As employers make plans to return to work, reducing legal risk should be a primary goal. MP’s HR compliance experts share four ways to improve legal compliance in HR and reduce the risk of fines, complaints, and lawsuits.
4 Ways to Reduce Legal Risk as You Return to Work
1. Stay updated on all relevant guidance and legislation regarding COVID and HR compliance.
Employers must continue to stay alert for new updates to:
- Local laws
- Center for Disease Control and Prevention (CDC) guidance
- Occupational Safety and Health Administration (OSHA) guidance
- State laws
- Department of Labor (DOL) guidance
- Equal Employment Opportunity Commission (EEOC) guidance
If an employer has multiple worksites, they should ensure that they’re aware of the relevant laws and guidance for each location. Laws and safety guidance may change from state to state. Applying one blanket policy for an employer with multi-state locations could increase legal risk. If this task is too complicated, employers can consult with a labor lawyer to assist.
2. Develop and share COVID safety policies for HR compliance.
The reason organizations frequently must call an employment attorney is because they didn’t have an existing, standardized policy to follow in their employee handbook. To reduce legal risk, employers should develop a strong COVID safety policy (MP’s HR services team can assist with this process). They should then share this policy with all employees via a method that allows the employee to refer to it easily whenever needed. Employers should have their staff sign an acknowledgment that they have read and understood the policy. These acknowledgments should be kept on file and can be utilized should a company receive any threat of legal action or a lawsuit.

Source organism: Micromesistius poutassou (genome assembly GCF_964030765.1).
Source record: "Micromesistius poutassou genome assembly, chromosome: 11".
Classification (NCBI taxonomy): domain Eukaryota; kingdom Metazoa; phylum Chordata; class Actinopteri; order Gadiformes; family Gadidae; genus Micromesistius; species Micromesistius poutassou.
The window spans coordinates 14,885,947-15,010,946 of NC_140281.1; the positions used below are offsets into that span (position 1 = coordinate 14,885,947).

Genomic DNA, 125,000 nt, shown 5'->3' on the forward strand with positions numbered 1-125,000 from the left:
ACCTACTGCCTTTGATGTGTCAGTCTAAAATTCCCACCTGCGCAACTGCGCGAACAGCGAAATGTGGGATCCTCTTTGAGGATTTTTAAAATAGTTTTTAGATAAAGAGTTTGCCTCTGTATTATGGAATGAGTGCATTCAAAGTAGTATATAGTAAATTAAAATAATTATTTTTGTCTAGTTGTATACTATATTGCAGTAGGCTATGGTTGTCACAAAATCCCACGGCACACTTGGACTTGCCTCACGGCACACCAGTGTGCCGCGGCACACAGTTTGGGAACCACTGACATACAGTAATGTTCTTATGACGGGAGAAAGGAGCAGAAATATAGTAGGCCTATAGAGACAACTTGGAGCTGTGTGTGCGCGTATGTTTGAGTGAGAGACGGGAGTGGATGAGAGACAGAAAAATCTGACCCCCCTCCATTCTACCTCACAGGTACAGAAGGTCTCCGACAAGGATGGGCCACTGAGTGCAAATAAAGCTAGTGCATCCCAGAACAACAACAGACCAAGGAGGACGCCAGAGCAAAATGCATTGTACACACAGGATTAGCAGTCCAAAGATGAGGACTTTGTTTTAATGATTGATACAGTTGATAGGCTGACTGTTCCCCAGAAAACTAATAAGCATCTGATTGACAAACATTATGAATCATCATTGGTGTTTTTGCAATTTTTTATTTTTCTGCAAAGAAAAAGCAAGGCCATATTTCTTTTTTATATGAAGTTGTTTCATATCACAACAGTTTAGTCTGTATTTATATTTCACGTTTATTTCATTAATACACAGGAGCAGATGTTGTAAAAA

3. Train managers, especially in COVID HR compliance.
Managers must be trained in COVID employee policies to be able to uphold them in a consistent manner. Decisions that are COVID-specific shouldn’t be left up to individual managers. They may either take a discriminatory action or appear to (which is enough to trigger a lawsuit or compliant). Managers should be trained in:
- COVID policies
- Gender discrimination
- Federal and Medical Leave Act (FMLA)
- Massachusetts Paid Family and Medical Leave (MA PFML) (if applicable, especially the discrimination portion)
Managers should always consult with HR before making any responses to FMLA, MA PFML, or requests from pregnant employees.
4. Prevent issues with remote work.
Whether employers are keeping some employees remote, allowing remote work occasionally (such as when employees are sick or were potentially exposed to COVID), or keeping the whole team permanently remote, it’s a best practice to reduce legal exposure from remote work conditions. The first step should be to develop a comprehensive telework policy. (Again, MP’s HR services team can assist with this task.) This policy should be distributed in a way that allows employees to refer to it whenever needed and obtains a signature of acknowledgment from employees that is kept on file. Managers need to be trained in the policy and the business should also assess information security risks.
Another step employers should take is to reevaluate and update job descriptions as needed. Employees should see and give input on their job descriptions. They should sign acknowledgements if the job description changes. Expectations must clearly be shared with the employee and, ideally, employers and employees will set specific benchmarks of success for the job. This will make it simpler to objectively assess performance and address performance issues. When issues do arise, managers should meet with employees quickly and discuss the problems and potential courses of action to correct (and other tools if necessary).
Lastly, employers should be especially aware of how non-exempt employees are working when remote. They should use systems to track time (MP’s software can assist with this). To stay compliant with Federal Labor Standards Act (FLSA) requirements, employers must know how much their non-exempt employees are working and pay them accordingly. Backpay and legal fines for FLSA non-compliance are often steep.
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